To install the Linux NWN client:

    1. install NWN in windows (do'h)
    2. transfer files from windows computer to linux box
    3. delete windows partition you just created soley to install NWN on a real operating system.
    4. curse at BioWare until game starts...then, you will thank them!
  • java nwn client (Score:1, Informative)

    by Anonymous Coward
    There is a Java client, capable of rendering nwn terrain tiles and avatars. It is part of a larger project to create a Java MMORPG. It can be found at http://xmud.sourceforge.net.
  • arg!

    And if the site of the game were to be readable with Mozilla instead of giving a black screen...
    That would really show their care for Linux users.

    Oh heck, perhaps more initiatives like http://www.openstandaarden.be might move the site developers in the right direction (instead of IE only sites).
    • Apparently this is either a Moz bug on some systems or a problem on your end, since it has been reported to be fully functional on Linux running Mozilla.
    • It really is readable here, the newest Galeon release (1.25).

      The site can be very slow at times, especially the forums.
  • Very good news. (Score:1, Interesting)

    by Anonymous Coward
    Now that a server can be installed on a proper system I can install a 1U server with it :)

  • It requires a Windows install to use, but it definitely shows that they care about Linux users and are making progress towards the Linux client."

    Not too sound too much like a naysayer, but...

    1. How much progress can they be making if they can't distribute a proper Linux install? I know deployment is tricky, but come on, that really sounds like a hack job.

    2. How do we know that the Linux server thing wasn't a plan all along? They might have just seen all the Linux servers for CounterStrike et al. and thought it was a smart idea. Linux is a great server OS, and while I do think it's also a legitimate gaming OS myself (no, seriously!), it's not exactly a trivial matter to port over a 3D game from Windows to a non-DirectX system, so all their talk might still be just talk...

    Sorry, ever since the downfall of Loki I've taken an I'll-believe-it-when-I-see-it attitude to companies professing intentions for Linux.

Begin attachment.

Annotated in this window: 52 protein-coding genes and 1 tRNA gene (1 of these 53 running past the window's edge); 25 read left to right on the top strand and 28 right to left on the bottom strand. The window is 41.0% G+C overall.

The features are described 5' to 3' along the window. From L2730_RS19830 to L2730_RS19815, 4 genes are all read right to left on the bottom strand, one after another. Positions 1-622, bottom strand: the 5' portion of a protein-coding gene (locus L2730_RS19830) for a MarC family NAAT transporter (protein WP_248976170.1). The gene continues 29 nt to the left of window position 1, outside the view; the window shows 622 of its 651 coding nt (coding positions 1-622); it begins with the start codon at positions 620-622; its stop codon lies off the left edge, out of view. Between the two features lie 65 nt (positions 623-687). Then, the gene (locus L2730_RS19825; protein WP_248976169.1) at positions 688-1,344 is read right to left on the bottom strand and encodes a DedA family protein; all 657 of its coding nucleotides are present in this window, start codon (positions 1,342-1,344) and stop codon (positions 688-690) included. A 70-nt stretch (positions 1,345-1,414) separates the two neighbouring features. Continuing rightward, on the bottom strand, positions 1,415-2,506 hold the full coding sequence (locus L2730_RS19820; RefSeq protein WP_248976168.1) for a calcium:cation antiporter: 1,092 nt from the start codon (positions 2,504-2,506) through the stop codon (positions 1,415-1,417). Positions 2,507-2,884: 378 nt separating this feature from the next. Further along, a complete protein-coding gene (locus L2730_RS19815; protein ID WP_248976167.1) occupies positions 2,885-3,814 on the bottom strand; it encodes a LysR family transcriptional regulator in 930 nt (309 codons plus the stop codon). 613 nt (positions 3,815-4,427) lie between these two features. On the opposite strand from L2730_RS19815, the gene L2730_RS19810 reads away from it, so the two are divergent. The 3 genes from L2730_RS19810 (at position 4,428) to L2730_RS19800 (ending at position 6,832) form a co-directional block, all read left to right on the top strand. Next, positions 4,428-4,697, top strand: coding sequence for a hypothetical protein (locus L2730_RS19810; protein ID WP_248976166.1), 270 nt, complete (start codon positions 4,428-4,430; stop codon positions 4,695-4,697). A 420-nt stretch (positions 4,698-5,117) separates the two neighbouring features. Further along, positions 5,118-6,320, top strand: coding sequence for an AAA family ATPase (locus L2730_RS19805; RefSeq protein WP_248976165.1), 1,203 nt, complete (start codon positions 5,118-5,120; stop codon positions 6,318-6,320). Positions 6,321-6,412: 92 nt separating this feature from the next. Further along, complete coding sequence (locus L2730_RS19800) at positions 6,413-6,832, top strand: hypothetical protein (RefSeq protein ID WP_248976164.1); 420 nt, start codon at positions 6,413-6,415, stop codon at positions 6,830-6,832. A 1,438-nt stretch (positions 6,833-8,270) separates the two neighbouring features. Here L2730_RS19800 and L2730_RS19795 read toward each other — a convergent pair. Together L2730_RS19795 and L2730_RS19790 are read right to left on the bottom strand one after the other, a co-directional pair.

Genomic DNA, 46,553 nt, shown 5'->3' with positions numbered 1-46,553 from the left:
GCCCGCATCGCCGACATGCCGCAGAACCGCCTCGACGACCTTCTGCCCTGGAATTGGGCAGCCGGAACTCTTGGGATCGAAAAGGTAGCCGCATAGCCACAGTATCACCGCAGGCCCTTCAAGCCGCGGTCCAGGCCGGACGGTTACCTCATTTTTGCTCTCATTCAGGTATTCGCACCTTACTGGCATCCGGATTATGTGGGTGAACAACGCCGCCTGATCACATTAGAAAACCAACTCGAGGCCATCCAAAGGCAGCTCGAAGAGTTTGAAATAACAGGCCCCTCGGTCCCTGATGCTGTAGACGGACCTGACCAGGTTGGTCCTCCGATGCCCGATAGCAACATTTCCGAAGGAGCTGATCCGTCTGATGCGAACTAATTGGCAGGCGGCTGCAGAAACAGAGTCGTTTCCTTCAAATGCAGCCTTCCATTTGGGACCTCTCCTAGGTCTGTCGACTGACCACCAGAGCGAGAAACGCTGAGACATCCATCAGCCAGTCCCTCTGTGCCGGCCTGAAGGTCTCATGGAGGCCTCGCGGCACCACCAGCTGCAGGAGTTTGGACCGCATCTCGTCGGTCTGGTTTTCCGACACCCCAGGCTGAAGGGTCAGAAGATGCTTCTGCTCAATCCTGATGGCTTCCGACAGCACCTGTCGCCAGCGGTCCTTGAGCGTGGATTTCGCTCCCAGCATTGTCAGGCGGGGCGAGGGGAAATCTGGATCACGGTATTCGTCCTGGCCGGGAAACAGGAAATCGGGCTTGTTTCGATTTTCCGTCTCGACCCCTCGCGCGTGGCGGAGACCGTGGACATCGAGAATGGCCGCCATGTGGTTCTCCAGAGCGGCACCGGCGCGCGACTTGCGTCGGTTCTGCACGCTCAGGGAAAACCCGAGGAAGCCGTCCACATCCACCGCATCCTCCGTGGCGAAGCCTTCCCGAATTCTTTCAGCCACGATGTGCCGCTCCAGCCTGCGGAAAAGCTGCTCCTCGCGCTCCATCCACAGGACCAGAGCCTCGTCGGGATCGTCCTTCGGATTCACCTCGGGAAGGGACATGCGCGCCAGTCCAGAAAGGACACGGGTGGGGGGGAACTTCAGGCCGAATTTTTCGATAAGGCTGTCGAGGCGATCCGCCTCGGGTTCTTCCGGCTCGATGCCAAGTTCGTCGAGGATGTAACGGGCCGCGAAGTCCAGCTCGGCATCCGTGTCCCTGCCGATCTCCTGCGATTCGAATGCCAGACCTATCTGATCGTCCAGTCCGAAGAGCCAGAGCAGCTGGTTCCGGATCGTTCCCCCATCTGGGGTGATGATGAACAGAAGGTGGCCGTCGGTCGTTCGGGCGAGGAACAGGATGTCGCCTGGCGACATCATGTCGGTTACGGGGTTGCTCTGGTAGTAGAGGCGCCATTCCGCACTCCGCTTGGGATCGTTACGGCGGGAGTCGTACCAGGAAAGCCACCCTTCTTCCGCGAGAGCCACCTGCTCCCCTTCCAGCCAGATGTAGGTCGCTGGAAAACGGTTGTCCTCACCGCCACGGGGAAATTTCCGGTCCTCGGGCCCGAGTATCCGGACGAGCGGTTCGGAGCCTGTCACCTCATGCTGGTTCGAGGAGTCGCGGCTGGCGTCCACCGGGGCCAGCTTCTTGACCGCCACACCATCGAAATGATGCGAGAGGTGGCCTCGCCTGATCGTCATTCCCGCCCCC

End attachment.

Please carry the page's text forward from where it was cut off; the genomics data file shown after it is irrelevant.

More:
(That's probably only one step removed from trolling, heh.)
    • As long as that attitude includes I'll-wait-at-least-a-month-for-a-Linux-release-bef ore-getting-the-windows-version-and-forgetting-abo ut-it, then it's fine. While I am not really interested in this game particularly, I am going to hold out for a Linux version of Unreal 2003, or simply not get it at all, despite absoluetely loving Unreal Tournament.
    • Well think about it. Bioware just make the game. Infro is publishing it. So they kinda have to bend with the publisher to get the game out. And we all know most game buiz come's from windows. Since it has been delayed soooo long they decided to release it before too many people get pissed. So they opted to produce the binaries later. Beside if you look at the change log of the updates you will notice that they are indeed working on the linux version as well.
    • Since you can't run a client (yet) without windows they can safely assume that most people that will be running servers right now will have access to a windows machine. They could probably make a program/script to extract the files from the CD, but if that takes time then I believe they have done the right thing. Once a linux client is available they should have an installer for the client and the server that doesn't require windows though, but right now this solution is better than making people wait longer for the server

  • I run FreeBSD --

    I'm very seriously considering hosting a dedicated server on my BSD box...

    ...

    My question is, does anybody know if FreeBSD's Linux Compatibility will actually run the NWN Dedicated Server?

    If nobody can tell me, I'm sure I'll find out here shortly.

    ...
  • Is there no way to get the InstallShield to work, save using Transgaming's WineX?

    I'm compiling wine-20020605 (upgrade from wine-20020228, which failed to run the installer) to get the danged files off the CDs. If all else fails I'll install on a Windows box at work and just burn the directories the server needs to my own set of CDs :P
  • Bioware has released a dedicated Linux server for NeverWinter Nights. It requires a Windows install to use,

    Wait... Dedicated Linux... but... well... Windows install... oooh.... Funny... :)
  • by Performer Guy ( 69820 ) on Friday June 28, 2002 @03:34AM (#3785265)
    It seems that this requires windows JUST so you can copy a few files over from the installation.

    Why can't they make these available as another download or even part of the Linux download?
    • Perhaps they will in the future, but the group of files that they "recommend" you copy over for a Linux dedicated server runs into 700MB compressed. I suspect they don't want to take the step of hosting a download that large if they can avoid it,b ut I could be wrong.